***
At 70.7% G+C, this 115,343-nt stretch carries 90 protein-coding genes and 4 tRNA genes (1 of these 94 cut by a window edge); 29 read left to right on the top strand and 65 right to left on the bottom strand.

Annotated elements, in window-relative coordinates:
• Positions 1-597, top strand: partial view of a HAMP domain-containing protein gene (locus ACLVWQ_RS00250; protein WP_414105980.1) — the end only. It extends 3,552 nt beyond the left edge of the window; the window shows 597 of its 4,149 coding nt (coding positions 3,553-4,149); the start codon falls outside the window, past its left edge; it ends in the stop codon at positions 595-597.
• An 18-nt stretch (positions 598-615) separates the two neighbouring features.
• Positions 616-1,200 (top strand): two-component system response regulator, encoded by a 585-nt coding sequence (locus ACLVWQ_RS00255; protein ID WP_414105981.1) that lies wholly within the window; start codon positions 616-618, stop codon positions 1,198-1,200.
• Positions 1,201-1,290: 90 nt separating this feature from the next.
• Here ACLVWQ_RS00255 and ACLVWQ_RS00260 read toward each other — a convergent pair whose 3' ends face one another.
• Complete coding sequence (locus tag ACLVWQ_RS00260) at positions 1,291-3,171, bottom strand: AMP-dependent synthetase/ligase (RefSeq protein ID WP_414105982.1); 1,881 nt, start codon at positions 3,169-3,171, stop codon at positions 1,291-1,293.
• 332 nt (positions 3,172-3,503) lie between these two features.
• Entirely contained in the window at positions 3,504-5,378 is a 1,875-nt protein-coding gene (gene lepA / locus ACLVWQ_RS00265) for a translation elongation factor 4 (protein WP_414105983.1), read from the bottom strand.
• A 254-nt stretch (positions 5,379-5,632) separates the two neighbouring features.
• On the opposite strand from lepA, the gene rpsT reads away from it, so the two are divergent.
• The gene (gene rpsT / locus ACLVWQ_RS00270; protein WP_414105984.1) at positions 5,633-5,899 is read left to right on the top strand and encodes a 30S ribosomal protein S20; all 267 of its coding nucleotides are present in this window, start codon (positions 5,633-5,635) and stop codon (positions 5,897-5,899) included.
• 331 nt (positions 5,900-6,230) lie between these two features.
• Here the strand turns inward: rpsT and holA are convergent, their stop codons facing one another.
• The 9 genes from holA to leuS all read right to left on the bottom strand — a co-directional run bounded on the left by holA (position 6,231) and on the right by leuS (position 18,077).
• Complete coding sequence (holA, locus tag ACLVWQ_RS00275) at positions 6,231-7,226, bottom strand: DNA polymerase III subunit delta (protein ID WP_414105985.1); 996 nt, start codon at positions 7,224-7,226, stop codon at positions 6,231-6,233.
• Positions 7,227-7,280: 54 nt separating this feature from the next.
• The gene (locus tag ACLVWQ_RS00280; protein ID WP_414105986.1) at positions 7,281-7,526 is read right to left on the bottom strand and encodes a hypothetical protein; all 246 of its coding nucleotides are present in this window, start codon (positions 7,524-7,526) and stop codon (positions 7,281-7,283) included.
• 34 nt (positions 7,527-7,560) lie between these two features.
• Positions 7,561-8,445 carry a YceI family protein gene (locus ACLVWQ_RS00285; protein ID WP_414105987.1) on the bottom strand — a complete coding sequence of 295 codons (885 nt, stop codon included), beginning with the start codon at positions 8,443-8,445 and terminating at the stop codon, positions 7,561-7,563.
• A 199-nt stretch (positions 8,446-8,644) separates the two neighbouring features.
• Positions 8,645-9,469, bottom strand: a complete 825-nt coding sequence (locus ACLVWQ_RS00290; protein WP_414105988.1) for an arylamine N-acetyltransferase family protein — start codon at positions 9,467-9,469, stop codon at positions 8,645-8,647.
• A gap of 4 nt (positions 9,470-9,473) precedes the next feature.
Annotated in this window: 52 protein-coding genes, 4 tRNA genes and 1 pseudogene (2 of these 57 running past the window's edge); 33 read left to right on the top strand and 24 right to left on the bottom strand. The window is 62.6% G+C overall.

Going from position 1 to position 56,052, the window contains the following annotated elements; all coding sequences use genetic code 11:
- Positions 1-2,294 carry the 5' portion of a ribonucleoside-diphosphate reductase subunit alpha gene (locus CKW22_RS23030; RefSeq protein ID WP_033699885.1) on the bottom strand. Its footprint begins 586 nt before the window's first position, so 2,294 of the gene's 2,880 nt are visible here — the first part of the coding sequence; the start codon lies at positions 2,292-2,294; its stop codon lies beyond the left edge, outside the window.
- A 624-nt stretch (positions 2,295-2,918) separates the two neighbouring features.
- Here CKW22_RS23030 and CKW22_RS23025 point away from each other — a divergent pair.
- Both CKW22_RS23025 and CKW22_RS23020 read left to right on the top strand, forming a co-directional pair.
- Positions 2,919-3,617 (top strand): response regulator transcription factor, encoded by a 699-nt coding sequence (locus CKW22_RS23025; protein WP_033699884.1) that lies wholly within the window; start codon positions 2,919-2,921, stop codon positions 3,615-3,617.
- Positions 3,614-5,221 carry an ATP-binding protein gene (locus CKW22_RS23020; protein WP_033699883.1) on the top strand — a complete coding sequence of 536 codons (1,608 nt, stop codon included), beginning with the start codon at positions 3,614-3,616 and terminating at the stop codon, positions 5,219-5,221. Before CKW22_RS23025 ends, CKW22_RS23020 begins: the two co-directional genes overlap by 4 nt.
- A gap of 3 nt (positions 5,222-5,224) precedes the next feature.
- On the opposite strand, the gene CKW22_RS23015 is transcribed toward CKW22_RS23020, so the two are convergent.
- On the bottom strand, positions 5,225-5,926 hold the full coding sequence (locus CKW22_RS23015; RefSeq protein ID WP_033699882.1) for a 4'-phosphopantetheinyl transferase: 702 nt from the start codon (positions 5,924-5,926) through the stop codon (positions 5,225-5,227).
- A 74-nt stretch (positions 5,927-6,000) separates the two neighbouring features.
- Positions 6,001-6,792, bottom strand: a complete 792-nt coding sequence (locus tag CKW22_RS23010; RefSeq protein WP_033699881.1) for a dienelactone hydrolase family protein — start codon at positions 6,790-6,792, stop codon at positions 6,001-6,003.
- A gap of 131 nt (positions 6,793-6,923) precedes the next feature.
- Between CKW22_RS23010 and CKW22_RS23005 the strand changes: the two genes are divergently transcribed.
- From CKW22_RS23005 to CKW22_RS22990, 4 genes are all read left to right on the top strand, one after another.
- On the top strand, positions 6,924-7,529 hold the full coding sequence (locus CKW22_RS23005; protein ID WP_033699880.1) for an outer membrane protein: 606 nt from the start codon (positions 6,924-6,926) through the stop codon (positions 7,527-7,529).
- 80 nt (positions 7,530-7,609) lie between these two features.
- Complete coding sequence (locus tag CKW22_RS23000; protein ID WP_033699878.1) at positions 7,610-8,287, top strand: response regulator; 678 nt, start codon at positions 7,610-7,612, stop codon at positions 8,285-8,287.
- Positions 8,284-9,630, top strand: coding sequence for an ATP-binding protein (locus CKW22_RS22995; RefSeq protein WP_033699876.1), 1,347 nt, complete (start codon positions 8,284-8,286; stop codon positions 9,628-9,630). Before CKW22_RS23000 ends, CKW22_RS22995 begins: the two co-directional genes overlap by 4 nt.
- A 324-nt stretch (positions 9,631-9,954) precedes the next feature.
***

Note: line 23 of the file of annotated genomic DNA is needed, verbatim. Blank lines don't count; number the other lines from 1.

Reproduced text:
• Positions 8,645-9,469, bottom strand: a complete 825-nt coding sequence (locus ACLVWQ_RS00290; protein WP_414105988.1) for an arylamine N-acetyltransferase family protein — start codon at positions 9,467-9,469, stop codon at positions 8,645-8,647.